Ezra Schwartz’s body was buried in the United States. But the way his family sees it, his soul remains in Israel.
“The goal was to come and see the places that Ezra was, where he hung out, what he enjoyed, how he spent his time with his friends, as a way to feel closer to him. He was here for two-and-a-half months and we weren’t with him,” said Ezra’s mother Ruth Schwartz on Dec. 30, just before she and her family members planted trees at Israel’s Yad Kennedy memorial in honor of their son and brother.
“Every time I write a speech or talk about Ezra, it is good for me—I feel good. If not, then I feel sad,” she said.
Ezra, 18, a U.S. citizen from Sharon, Mass., was murdered during his gap year in Israel in a terrorist attack on Nov. 19, when a Palestinian gunman shot at cars stuck in a traffic jam in Gush Etzion. Israeli educator Yaakov Don, 49, and a young Palestinian man from Hebron, Shadi Arafa, were also killed.
The Schwartz family arrived in Israel on Dec. 24 for a 10-day journey in commemoration of Ezra. That journey took them to Oz Ve’Gaon park, located near the Gush Etzion junction where Ezra was killed. There, the family helped finish a path that leads to a play area named in memory of Ezra by pouring buckets of white rocks onto the remaining dirt. Oz Ve’Gaon was built in memory of the three Jewish teenagers—Gilad Shaar, Naftali Frenkel, and Eyal Yifrach—who were kidnapped at the Gush Etzion junction in 2014 and murdered by Palestinian terrorists.
During that visit, Ruth Schwartz said she is still trying to make sense of the family tragedy.
“I have decided there is no way to make sense of it.…It doesn’t help me to think ‘what ifs’ or ‘why him?’ Ezra was targeted because he was Jewish,” Schwartz said.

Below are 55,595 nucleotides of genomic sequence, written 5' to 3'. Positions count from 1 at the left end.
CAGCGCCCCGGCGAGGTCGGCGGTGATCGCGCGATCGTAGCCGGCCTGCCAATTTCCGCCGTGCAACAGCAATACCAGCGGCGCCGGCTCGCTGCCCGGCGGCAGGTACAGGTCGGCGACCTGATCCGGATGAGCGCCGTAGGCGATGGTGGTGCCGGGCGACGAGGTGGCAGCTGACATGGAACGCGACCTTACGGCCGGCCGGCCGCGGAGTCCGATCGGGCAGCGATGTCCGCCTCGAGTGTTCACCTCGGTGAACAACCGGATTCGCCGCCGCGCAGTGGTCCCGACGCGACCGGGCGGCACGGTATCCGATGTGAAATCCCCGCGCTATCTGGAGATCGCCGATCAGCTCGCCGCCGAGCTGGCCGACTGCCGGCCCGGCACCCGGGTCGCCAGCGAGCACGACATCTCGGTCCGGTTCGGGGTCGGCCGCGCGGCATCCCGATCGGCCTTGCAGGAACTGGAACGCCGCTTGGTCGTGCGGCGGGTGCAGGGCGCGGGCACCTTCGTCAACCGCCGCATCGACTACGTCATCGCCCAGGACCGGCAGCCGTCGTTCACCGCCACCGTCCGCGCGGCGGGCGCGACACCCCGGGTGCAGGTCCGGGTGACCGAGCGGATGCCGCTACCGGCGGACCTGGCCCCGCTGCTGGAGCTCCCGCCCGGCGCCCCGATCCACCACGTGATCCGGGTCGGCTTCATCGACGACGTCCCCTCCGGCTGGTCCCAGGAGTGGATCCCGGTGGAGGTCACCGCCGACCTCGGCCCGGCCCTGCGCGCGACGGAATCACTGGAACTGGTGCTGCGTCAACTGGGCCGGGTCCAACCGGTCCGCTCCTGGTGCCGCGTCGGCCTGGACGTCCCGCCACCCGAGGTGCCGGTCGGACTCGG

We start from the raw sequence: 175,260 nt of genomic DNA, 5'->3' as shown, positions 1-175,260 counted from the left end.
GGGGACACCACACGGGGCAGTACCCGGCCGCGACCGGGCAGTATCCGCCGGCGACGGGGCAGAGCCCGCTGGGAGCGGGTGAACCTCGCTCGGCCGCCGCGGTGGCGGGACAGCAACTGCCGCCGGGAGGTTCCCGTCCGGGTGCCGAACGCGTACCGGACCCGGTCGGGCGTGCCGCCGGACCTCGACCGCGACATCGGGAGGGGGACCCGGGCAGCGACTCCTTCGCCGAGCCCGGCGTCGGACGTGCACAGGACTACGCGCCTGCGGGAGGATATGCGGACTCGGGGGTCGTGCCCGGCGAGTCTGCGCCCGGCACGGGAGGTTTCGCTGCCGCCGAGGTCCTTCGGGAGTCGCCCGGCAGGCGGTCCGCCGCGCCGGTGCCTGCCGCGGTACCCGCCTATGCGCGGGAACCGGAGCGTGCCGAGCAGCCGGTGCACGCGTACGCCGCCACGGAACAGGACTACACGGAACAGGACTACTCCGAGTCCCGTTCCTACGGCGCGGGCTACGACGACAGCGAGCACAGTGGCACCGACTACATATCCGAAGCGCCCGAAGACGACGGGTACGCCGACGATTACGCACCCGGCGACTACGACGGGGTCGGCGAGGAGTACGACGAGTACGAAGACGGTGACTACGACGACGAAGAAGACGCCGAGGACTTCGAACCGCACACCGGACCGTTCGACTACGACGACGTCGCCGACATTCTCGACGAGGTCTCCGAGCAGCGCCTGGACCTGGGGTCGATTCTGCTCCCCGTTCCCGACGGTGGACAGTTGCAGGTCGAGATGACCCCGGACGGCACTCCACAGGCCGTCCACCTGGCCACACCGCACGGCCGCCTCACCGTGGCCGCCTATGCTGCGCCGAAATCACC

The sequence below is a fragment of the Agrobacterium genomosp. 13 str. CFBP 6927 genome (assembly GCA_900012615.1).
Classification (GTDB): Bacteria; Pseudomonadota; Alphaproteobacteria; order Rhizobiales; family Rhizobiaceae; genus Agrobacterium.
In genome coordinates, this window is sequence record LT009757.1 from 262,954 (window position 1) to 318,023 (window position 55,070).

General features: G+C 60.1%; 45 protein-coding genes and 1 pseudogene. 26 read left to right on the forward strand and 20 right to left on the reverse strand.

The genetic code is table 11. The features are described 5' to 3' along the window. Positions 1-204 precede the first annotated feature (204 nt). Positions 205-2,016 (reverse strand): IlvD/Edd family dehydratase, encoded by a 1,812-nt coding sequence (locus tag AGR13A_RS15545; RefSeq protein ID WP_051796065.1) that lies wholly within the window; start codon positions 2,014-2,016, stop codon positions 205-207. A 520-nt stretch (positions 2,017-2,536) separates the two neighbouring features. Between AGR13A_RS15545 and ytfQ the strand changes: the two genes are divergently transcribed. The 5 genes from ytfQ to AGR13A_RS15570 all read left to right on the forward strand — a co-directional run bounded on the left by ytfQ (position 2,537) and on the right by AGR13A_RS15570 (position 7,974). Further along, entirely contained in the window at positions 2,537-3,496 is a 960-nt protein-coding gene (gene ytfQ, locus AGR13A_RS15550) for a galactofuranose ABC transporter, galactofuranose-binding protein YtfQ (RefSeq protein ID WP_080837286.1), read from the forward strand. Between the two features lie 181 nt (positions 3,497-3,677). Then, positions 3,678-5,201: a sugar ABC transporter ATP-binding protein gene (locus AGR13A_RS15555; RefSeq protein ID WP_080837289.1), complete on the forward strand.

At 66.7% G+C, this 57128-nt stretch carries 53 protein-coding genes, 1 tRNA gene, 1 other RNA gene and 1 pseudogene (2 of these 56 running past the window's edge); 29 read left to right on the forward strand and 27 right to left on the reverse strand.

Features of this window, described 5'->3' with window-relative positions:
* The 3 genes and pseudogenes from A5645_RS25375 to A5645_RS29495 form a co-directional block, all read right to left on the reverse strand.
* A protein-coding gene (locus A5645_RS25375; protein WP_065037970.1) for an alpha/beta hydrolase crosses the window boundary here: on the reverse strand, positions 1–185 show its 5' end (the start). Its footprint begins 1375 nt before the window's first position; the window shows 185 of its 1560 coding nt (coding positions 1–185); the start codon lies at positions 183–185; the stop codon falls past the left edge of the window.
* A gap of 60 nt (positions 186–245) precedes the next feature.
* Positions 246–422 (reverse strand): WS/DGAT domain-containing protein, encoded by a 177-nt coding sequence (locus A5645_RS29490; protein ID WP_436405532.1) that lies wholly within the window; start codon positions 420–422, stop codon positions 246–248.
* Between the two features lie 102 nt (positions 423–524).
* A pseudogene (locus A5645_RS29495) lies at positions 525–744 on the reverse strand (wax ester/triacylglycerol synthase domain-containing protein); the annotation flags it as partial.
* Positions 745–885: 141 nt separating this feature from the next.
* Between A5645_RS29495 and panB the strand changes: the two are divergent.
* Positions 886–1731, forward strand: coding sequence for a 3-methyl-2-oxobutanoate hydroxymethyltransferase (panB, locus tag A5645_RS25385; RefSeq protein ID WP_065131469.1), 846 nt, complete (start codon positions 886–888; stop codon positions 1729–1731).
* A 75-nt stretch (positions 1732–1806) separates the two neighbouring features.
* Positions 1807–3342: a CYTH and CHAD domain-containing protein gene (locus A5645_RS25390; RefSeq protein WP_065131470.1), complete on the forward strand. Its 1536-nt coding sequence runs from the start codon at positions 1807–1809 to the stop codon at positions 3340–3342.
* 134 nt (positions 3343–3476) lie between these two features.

The family subsequently met with Prime Minister Benjamin Netanyahu, former Israeli Ambassador to the U.S. Michael Oren, and Knesset Speaker Yuli Edelstein; took a tour of the Knesset with Israeli politician Dov Lipman; and visited with President Reuven Rivlin at his Jerusalem home.
On Dec. 29, the family convened for an Israeli baseball game at Baptist Village in Petah Tikva. Ezra’s younger brothers—Avi, Elon, and Hillel—threw the opening pitch at the event, which was organized by Keren Kayemeth LeIsrael – Jewish National Fund (KKL-JNF). Ezra was a big baseball fan, and just days before he was murdered, he had contacted the Israel Association of Baseball to see about joining a team.
At the Dec. 30 the tree planting, Eric Michaelson, Chief Israel Officer for KKL-JNF, said a tree is a symbol of life, of continuity, and of oxygen to the world. But the symbol at Yad Kennedy is of a broken tree, cut down before its prime.
“Today, you will plant a tree in [Ezra’s] honor, to commemorate him—and all of you for paying the ultimate price on behalf of the Jewish people. We will continue to remember and remind all of Israel,” he said.
Barbara Goldstein, who serves on the board of KKL-JNF, said that more than 1,000 trees have already been donated and planted in Ezra’s honor.